Today we released seven security bulletins addressing 12 CVE’s. Two of the bulletins have a maximum severity rating of Critical, and five have a maximum severity rating of Important. We hope that the table below helps you prioritize the deployment of the updates appropriately for your environment.
|Bulletin||Most likely attack vector||Max Bulletin Severity||Max Exploit-ability Index||Likely first 30 days impact||Platform mitigations and key notes|
|Victim browses to a malicious webpage.||Critical||1||Likely to see reliable exploits developed within next 30 days.|
(Print Spooler service)
|Attacker sends malicious print job to shared printer. Other workstations subsequently query information about the malicious print job using third party software, triggering vulnerability.||Critical||1||Likely to see reliable exploits developed within next 30 days. Less likely to see wide-spread attacks due to no default attack vector.||Vulnerability not triggered when printing or querying printer information using built-in Windows components. See this blog post for additional information.|
|Victim browses to a malicious intranet webpage that offers an XBAP application.||Important||1||Vulnerability itself is exploitable (hence the “1” rating). However, XBAP is disabled on IE9 and also in the Internet Zone on earlier versions of Internet Explorer. Therefore, less likely to see wide-spread exploitation.|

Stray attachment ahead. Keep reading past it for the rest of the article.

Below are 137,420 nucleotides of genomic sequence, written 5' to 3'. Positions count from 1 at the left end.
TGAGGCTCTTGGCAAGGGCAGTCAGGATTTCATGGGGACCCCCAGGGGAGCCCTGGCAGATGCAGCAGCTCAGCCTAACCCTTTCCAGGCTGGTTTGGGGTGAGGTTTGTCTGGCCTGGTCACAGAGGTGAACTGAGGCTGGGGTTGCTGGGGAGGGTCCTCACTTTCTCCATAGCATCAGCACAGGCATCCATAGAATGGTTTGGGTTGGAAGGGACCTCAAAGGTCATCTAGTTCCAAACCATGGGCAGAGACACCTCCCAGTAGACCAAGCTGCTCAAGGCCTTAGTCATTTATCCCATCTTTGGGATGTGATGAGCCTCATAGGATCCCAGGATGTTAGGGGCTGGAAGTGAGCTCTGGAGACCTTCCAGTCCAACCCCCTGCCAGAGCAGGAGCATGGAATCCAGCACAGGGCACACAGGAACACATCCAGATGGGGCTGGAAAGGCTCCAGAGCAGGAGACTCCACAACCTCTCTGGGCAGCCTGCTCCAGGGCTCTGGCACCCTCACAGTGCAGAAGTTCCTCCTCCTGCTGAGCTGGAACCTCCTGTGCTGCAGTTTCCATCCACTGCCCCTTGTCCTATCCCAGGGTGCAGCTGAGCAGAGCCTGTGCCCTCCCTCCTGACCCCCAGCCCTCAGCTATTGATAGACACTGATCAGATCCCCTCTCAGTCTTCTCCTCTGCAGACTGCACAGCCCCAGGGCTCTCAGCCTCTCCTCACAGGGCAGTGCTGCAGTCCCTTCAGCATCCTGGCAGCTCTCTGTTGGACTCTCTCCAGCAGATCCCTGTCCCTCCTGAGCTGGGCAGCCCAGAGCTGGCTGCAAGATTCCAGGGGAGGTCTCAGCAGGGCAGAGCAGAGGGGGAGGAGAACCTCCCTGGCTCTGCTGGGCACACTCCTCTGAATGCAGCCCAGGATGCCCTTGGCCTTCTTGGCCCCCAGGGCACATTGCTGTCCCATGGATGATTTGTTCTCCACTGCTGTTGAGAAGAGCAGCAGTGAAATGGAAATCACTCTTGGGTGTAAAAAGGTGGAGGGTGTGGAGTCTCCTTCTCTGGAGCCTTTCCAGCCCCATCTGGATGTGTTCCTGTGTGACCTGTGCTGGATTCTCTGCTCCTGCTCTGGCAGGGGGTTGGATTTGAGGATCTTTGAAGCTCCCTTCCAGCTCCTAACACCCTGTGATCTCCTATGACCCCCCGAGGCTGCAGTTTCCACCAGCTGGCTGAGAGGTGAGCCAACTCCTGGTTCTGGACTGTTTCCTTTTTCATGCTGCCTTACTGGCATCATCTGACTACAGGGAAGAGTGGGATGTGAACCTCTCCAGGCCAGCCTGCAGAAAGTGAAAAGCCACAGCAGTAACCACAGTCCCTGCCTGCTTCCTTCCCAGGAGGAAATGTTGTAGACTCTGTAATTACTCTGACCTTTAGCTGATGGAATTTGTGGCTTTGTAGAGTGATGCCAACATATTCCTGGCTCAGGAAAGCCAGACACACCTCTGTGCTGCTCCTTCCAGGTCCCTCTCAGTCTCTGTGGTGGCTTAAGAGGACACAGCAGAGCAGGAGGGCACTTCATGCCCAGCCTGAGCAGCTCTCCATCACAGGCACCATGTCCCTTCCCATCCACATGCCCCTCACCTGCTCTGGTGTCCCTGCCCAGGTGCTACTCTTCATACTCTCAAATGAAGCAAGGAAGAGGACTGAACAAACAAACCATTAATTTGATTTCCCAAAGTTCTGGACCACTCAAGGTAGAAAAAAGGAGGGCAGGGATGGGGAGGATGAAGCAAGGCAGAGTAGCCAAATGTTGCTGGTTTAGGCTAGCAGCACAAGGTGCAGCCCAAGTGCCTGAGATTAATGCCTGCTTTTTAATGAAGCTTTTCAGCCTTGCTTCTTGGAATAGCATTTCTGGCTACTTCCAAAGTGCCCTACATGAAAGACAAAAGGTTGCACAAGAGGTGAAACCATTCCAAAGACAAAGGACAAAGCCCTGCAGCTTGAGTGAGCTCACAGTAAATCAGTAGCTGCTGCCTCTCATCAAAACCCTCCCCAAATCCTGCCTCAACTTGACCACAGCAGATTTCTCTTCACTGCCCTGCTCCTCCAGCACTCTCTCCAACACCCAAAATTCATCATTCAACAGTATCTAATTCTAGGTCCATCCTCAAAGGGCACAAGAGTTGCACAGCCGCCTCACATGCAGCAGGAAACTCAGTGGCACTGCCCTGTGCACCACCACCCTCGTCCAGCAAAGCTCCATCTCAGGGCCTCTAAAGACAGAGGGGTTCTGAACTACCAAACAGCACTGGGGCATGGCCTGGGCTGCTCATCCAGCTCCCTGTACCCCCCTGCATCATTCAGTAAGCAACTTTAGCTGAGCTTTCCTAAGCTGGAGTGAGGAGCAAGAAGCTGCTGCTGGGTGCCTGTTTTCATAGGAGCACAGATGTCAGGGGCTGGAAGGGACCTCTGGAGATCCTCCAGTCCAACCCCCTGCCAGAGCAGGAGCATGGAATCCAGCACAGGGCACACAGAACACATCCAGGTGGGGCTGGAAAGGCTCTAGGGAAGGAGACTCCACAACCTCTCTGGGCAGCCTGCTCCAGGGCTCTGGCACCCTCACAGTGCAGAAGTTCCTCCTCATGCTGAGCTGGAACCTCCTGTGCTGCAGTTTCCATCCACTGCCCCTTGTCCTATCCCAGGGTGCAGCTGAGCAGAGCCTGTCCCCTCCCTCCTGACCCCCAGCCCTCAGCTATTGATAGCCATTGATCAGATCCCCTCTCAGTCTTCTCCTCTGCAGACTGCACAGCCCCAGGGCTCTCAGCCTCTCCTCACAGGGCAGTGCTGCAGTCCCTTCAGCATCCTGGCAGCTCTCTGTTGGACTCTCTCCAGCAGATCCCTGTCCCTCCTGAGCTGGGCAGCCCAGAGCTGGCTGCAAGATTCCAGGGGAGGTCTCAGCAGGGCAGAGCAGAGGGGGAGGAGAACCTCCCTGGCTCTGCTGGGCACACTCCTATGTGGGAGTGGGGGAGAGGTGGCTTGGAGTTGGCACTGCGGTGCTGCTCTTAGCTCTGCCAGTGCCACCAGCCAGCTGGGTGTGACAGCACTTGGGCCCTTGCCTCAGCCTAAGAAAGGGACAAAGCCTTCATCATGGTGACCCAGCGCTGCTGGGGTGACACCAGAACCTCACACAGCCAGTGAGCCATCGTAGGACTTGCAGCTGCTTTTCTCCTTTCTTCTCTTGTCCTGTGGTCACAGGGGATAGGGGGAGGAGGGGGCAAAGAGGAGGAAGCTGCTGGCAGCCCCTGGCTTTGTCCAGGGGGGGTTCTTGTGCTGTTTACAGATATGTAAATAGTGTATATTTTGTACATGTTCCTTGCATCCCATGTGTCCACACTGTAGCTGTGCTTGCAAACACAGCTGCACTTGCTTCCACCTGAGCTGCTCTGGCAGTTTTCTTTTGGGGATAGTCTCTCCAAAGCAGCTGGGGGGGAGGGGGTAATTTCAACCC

|Attacker running code on a machine already in a restricted context uses this vulnerability to send Windows messages to other applications that otherwise would be restricted.||Important||1||Likely to see reliable exploits developed within next 30 days.||Does not grant direct code execution. May be useful as first step of a multi-stage attack.|
|Victim browses to a trusted website via HTTPS. A malicious attacker positioned on the network as a man-in-the-middle under certain circumstances can potentially downgrade encryption to an easier-to-decrypt protocol.||Important||1||Likely to see reliable exploits developed within next 30 days.||Attacker must be man-in-the-middle on the network to leverage this vulnerability.
Attacker must also separately exploit a weakness in SSLv2 to decrypt traffic.
(System Center Operations Manager)
|Attacker sends victim a link exploiting a Cross-Site Scripting (XSS) vulnerability on a SCOM server for which they have access rights. When the victim clicks the link, an automatic action is taken on their behalf on the SCOM server that they otherwise might not have wanted to execute.||Important||1||Likely to see reliable exploits developed within next 30 days.||Script execution would be within context of SCOM application (not on Windows itself).|
(Open Data protocol application-level denial-of-service)
|Attacker sends malicious OData filter query to web application implementing OData protocol causing temporary application-level denial-of-service due to resource exhaustion (CPU & memory).||Important||n/a||Denial of service only.|
– Jonathan Ness and Gangadhara Swamy, MSRC Engineering